He is the recipient of the Truman Scholarship and the Goldman Sachs Global Leaders Award and was named one of the 100 ‘Leaders of Tomorrow’ at St. Gallen’s Symposium in Switzerland in 2012. He has been featured at the UN Youth Assembly, Global Issues Network in Geneva and as a commencement speaker at Rutland High School and the International School of Luxembourg. He is currently a Marshall Scholar at Oxford University pursuing his PhD in Comparative International Education, studying school-based participatory assessments of quality education in Kenya through the use of mobile phone-based technologies. In his spare time, he loves eating Ben and Jerry’s, rowing (and coxing) at Oxford, and mountain biking.

  • Paula Kweskin Program Year: 2006
  • Paula Kweskin

    UNC, Class of 2006
    Hometown: Charlotte, NC
    High School: Providence High School
    Area of Study: Political Science, Spanish

    When Paula Kweskin was eight, she saw the Broadway musical Evita. When the final curtain dropped, she sat motionless, stunned by the story, the music, and the culture presented on stage. Later on, when she spent two summers in Buenos Aires (as a result of the Robertson Scholars Program), and surprised locals would asked her why she picked Argentina, she just winked and mentioned the famous first lady (and to this day, she still loves Broadway).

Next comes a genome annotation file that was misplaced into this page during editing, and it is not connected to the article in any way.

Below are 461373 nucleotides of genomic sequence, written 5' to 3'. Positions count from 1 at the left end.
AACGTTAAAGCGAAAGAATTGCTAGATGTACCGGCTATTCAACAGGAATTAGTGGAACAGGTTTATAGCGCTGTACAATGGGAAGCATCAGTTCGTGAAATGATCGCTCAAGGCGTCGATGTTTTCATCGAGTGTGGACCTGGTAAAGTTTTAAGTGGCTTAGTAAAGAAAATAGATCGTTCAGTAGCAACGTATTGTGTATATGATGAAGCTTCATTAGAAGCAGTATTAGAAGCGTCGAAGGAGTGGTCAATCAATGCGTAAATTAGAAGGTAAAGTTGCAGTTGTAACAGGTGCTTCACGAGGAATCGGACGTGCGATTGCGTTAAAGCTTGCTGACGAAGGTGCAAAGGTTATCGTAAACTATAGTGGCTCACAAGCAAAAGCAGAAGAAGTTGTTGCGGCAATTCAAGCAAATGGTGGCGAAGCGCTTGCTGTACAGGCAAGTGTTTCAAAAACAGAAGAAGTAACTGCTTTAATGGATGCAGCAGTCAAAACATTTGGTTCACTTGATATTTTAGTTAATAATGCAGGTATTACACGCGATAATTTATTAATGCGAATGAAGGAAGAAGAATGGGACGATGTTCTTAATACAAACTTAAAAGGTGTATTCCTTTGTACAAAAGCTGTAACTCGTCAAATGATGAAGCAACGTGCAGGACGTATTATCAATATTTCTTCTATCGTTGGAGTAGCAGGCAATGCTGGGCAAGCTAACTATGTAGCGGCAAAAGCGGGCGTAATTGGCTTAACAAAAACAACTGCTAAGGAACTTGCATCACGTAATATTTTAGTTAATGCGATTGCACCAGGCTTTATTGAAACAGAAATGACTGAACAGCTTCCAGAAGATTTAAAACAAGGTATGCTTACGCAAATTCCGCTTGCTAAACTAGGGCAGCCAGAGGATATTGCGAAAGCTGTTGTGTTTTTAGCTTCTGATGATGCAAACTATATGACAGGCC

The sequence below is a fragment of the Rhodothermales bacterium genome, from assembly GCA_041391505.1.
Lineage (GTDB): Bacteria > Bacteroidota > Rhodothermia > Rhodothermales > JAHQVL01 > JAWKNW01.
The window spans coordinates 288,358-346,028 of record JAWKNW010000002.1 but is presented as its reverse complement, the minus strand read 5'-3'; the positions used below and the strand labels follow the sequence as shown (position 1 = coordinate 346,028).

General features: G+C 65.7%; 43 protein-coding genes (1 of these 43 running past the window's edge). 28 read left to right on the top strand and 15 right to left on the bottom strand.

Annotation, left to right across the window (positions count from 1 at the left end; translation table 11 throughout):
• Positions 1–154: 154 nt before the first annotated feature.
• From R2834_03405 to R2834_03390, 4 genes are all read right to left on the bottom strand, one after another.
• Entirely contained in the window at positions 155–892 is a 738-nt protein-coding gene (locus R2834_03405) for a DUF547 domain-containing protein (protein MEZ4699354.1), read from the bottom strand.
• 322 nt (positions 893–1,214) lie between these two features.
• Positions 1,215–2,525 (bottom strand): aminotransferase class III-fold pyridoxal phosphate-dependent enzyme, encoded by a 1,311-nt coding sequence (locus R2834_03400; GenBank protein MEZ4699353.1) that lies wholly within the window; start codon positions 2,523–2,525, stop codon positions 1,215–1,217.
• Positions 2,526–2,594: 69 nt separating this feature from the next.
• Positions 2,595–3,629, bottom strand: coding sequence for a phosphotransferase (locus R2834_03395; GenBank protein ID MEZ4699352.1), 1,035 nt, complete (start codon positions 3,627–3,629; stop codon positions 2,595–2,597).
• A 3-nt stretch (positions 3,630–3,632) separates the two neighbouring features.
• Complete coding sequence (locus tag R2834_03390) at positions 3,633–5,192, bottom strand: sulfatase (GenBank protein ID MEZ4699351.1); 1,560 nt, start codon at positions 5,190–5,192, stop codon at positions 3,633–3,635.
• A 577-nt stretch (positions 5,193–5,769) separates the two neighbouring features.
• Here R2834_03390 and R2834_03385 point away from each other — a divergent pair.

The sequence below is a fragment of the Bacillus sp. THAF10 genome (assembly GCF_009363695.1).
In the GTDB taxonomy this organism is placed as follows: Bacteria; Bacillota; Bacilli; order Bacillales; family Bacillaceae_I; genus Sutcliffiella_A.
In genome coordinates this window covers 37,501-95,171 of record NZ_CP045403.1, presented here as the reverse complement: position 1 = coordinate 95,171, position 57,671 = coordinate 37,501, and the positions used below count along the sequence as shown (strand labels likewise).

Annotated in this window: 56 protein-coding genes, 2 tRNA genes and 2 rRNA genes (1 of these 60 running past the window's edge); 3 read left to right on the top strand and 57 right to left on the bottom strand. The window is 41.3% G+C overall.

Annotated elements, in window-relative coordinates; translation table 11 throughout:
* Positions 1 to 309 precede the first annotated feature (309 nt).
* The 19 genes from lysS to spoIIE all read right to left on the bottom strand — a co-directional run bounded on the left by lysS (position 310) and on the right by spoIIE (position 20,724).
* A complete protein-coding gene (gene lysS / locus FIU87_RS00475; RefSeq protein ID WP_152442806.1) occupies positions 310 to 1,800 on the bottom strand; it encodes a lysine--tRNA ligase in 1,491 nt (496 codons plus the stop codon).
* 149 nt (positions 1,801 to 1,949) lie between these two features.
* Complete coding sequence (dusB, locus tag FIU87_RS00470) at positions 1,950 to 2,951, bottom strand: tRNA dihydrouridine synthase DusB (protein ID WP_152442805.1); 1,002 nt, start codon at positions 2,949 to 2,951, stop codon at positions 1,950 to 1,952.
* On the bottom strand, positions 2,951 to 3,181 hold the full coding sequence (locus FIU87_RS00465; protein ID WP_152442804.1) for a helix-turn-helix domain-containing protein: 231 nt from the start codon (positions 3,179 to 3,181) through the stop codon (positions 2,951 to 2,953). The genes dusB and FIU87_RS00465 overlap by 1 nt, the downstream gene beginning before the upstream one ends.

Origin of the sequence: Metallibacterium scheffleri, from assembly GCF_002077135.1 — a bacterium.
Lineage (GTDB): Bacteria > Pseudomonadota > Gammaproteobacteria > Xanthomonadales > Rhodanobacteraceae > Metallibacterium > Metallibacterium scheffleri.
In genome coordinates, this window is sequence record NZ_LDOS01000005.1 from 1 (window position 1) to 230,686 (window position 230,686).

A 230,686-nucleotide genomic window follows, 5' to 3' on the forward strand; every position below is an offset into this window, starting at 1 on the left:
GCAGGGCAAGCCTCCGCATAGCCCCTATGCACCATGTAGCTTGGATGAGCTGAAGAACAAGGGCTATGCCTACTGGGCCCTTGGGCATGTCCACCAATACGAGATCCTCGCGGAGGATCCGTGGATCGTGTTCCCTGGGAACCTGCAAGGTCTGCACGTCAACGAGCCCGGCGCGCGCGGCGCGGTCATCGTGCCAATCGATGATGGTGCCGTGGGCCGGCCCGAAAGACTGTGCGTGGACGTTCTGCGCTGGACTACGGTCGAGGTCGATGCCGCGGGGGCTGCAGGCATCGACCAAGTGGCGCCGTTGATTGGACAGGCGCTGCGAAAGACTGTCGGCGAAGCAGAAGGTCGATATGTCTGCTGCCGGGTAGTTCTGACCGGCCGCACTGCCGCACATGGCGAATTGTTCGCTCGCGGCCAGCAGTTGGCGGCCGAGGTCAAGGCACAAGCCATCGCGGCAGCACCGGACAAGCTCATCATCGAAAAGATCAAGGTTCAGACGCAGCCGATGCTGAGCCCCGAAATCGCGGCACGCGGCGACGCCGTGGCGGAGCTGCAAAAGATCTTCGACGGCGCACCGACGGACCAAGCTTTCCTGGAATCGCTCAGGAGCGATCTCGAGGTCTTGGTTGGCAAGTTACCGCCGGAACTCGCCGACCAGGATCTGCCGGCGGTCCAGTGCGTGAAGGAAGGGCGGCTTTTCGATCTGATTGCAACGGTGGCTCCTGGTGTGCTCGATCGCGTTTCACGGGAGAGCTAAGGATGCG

Of course, that wasn’t entirely true. At UNC, she studied Spanish and Political Science, and the intersection of the two led her to learn about the fascinating political history of the entire continent. She pursued once-in-a-lifetime projects in the porteno capital during each summer: volunteering at a domestic violence shelter and a study of micro-credit in the wake of the financial crisis. She also had an opportunity to discover the historic and multi-faceted Jewish community.